Club and Edwin Booth
“I refuse to
join any club that would have me as a member.”
Counter to Groucho’s
catch-22 line of self-deprecation, I have embraced the opportunity
to join The Players club. In fact, they had me at
their home page!
That reimagined classic logo suggesting a
history in the performance arts… overlaid on that plush
burgundy stairway… leading to…
… “A Certain Club?” A coded
suggestion of secrecy, ala Skull and Bones?
Rather, I would guess it to imply, a place
for those of discerning tastes and a flare for theatrics.
Though I dare not ask for clarification, lest it reveal any
“uncertainty.” Lest it expose me as an interloper
who really doesn’t belong.
To enter the club for the first time, is to experience a sense
of time travel. I imagine sitting there in that Chesterfield
chair… the fireplace ablaze … a snifter of brandy
in one hand…a good cigar in the other…discussing
Cole Porter’s latest smash hit. Perhaps, “Anything
Goes.” (“I haven’t seen Coley around here
of late, have you?”).
might have worn my Harris Tweed. And maybe after a guttural
laugh at a bawdy joke, I’d retreat to the billiards
room downstairs or the library upstairs. Where I might have
encountered Professor Plum with Candlestick and an alibi.
Yes, that’s it. An alternative universe. I’m caught
inside of a game of Clue.
All cute fantasies aside, I have in fact entered
a townhouse purchased in 1847 by Edwin Booth (yes, the brother
of that guy; more on that shortly), one of the most
famous Shakespearean actors of the 19th century. He retained
an upper floor as living quarters even after he turned over
the remainder of the place to The Players; a private
club he conceived of and opened on New Year’s Eve in
“We do not mingle
enough with minds that influence the world. We should
measure ourselves through personal contact with outsiders…I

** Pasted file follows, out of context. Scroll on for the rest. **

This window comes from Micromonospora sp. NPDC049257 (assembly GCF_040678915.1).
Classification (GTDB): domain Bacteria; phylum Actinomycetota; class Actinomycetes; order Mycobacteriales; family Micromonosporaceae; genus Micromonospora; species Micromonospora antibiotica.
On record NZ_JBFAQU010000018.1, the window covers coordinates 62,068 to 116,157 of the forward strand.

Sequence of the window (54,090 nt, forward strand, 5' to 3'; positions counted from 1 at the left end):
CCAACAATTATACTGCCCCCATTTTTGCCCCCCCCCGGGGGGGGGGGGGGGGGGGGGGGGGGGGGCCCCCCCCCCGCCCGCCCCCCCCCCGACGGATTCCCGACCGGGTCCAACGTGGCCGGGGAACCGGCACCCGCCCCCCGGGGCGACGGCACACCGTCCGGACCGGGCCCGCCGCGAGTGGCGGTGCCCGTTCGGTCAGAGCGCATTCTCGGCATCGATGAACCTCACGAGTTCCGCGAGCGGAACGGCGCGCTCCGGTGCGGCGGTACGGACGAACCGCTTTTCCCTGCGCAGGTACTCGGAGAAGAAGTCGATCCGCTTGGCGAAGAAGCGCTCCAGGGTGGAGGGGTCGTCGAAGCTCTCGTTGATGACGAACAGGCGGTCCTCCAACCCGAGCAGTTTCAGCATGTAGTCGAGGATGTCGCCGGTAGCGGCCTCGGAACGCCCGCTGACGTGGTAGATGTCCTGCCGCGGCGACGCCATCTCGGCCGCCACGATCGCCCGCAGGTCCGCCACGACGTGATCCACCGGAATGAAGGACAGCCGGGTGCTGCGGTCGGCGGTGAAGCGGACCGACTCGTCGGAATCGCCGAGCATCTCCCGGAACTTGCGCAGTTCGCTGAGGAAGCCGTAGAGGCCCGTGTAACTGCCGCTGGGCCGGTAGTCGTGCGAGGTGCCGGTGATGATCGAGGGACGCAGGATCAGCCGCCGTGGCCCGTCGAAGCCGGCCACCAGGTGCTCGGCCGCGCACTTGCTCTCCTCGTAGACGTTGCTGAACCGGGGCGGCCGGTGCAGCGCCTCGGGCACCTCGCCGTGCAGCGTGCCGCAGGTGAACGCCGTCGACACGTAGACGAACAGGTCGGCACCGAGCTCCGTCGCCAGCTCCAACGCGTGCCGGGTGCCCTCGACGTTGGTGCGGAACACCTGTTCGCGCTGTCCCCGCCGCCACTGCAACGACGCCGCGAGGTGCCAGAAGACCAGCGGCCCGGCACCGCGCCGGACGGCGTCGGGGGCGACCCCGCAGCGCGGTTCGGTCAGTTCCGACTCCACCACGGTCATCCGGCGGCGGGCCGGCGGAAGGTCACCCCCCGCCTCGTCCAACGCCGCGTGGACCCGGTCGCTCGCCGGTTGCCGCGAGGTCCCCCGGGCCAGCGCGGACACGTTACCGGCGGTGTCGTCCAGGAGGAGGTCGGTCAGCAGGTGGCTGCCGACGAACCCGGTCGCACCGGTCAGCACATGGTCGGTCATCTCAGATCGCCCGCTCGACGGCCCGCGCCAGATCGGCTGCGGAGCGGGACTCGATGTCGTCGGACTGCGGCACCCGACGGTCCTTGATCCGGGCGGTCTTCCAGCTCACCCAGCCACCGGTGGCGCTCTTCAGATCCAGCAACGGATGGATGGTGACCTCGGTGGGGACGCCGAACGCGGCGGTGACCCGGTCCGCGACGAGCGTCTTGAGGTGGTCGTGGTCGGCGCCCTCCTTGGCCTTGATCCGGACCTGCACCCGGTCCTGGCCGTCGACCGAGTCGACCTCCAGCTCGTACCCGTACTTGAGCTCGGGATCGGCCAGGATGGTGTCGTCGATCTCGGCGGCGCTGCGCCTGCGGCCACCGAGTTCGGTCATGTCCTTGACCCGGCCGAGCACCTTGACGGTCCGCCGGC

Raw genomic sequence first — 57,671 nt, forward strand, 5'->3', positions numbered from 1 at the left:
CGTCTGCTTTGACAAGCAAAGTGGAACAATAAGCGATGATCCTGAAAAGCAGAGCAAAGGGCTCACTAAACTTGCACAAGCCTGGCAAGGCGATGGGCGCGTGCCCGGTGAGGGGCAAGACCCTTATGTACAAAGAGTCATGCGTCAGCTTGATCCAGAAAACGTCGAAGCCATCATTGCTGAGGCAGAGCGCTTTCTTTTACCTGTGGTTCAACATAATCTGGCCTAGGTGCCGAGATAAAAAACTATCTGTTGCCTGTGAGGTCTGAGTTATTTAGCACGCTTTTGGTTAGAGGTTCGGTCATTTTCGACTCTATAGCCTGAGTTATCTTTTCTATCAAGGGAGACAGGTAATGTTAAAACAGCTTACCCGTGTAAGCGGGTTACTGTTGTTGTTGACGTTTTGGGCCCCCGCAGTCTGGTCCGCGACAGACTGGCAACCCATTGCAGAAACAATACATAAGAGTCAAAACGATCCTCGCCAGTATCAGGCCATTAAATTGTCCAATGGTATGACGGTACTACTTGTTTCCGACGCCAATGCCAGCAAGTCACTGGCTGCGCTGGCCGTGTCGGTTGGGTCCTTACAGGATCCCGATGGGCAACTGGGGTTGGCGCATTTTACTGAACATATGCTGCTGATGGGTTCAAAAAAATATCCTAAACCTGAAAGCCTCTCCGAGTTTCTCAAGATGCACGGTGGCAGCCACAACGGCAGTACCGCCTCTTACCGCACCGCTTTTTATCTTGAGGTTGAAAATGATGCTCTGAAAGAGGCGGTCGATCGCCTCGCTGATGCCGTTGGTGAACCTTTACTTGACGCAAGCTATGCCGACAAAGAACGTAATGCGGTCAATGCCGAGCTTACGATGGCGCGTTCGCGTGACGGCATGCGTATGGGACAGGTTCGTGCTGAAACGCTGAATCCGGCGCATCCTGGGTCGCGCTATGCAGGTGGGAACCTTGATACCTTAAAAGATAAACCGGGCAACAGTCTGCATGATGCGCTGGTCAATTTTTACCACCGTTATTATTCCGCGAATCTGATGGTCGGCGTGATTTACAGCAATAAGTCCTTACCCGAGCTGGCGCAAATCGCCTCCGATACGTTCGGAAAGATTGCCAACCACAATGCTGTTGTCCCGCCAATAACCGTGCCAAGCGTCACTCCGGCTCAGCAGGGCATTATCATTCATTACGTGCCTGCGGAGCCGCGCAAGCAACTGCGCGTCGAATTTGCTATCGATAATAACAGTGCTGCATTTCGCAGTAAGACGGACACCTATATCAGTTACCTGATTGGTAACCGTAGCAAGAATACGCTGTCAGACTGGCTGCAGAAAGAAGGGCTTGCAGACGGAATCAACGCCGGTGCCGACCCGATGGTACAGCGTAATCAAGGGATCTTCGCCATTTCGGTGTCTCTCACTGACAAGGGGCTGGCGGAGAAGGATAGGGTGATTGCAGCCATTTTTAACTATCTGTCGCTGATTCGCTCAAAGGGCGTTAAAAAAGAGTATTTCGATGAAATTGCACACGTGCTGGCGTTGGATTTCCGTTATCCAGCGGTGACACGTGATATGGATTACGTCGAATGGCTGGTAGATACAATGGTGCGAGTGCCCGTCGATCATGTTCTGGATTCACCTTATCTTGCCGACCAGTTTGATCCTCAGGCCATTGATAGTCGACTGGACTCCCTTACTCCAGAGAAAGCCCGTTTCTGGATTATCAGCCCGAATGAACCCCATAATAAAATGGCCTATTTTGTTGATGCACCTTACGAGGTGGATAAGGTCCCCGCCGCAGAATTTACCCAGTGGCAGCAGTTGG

want my club to be a place where actors are away from
the glamour of the theater.”
Opening night, was reportedly “before
a gathering of men from the theater, fine arts and letters,
journalism and commerce….” (A fly on the wall
might have overheard, “Hey, how about Cleveland winning
the popular vote but losing to Harrison in the Electoral College.
I’ll be darned”).
As with such clubs in New York City, and up
until the late 1980’s, it was a bastion of male privilege.
The grand dame of the theater Helen Hayes, was the first woman
admitted to The Players on April 23rd, Shakespeare’s
birthday, in 1989. A large portrait of her prominently hangs
in the club’s main dining room. Indeed, it is one of
the many paintings of a rather eclectic array of celebrities,
current and past, including in this carpet-bombing sortie
of name dropping...
The majesty of presence that was Edwin Booth,
still permeates the club though he has been gone 125 years.
So much so, that when you walk up those burgundy steps, you
can find the room that is preserved as it was on the day he
died in 1893. His slippers still lie beside the deathbed.
To most people outside the club, or those
not versed in theater history, Edwin Booth is little more
than a footnote. One that might be added in concert with his
infamous brother John Wilkes Booth, when recounting Lincoln’s
assassination. And right there is a bit of irony, in that
Edwin Booth saved the life of the President’s son Robert,
just a year earlier at a train station in New Jersey.
In his day, some theater critics considered